Point returns are an essential part of lidar systems. Once the beam of energy, light, has left the sensor it can return to the sensor at different levels of strength and at different times. It is most often the case that the first return is achieved by hard detail such as rooftops, roads and paths. However, in areas of vegetation, multiple returns quickly become important for any real ground penetration to be successful.
In operations using single-point returns, the L1 is capable of 240,000 pts/sec which increases to 480,000 pts/sec with double and triple-point returns. To give context to that point rate, Leica’s RTC 360 terrestrial-based lidar produces a rate of up to 2,000,000 pts/sec.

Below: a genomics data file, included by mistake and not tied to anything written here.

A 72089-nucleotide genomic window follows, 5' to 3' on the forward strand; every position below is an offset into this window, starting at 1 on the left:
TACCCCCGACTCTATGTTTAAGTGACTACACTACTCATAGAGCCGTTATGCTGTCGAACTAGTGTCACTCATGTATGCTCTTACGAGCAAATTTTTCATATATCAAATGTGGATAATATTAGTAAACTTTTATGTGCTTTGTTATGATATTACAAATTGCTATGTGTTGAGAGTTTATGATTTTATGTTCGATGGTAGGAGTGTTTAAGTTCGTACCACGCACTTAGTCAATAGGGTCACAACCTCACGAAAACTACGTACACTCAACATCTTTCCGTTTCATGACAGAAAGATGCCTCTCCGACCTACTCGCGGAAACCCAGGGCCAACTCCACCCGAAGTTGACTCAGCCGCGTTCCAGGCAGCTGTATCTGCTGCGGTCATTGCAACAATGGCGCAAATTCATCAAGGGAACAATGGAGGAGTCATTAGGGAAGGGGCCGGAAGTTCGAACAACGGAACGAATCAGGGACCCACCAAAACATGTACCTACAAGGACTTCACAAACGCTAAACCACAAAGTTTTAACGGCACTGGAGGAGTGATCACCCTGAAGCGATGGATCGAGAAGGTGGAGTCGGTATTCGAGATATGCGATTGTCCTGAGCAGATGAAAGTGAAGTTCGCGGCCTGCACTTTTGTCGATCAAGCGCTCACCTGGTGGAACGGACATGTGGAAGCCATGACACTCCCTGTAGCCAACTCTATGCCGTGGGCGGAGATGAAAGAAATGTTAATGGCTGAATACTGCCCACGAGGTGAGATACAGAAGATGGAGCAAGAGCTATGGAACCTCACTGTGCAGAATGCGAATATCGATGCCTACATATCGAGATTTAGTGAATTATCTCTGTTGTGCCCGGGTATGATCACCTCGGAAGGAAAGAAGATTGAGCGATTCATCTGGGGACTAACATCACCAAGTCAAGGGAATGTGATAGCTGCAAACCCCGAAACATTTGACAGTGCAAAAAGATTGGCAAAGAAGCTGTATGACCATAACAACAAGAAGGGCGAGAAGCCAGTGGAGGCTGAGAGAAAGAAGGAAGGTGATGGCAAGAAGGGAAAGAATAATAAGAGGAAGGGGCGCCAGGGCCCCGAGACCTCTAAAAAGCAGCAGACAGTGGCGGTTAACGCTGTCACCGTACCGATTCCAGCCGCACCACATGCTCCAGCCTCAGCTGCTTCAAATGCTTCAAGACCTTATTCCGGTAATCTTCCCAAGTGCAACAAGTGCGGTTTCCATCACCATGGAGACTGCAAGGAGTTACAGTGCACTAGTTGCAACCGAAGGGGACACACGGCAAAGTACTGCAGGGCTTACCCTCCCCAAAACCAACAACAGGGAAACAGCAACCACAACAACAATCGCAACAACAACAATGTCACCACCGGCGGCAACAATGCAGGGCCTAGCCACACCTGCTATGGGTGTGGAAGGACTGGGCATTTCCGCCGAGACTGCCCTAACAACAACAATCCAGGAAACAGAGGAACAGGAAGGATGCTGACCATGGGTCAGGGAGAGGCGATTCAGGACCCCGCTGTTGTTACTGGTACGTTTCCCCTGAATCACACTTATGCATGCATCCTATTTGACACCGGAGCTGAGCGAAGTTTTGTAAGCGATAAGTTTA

Point Cloud LiveView
The Point Cloud LiveView feature allows users to view scan data in real-time on-site. DJI says that this feature can allow critical decisions to be made immediately which is true however, there is a much more practical benefit to this feature. That is, data verification on-site.
Those familiar with Leica’s latest laser scanners such as BLK and RTC ranges will know that on-site point cloud viewing is a great deal of help in verifying that scan data is matching well and seeing that any missing data is infilled before leaving site. This seems to be the same road DJI has taken but not only that it seems to be the direction the technology as a whole is heading. Real-time viewing and data verification on-site.
With sites often being many kilometers from the office, revisits can be very expensive in terms of money and time. Point cloud LiveView would likely remove this concern when used properly.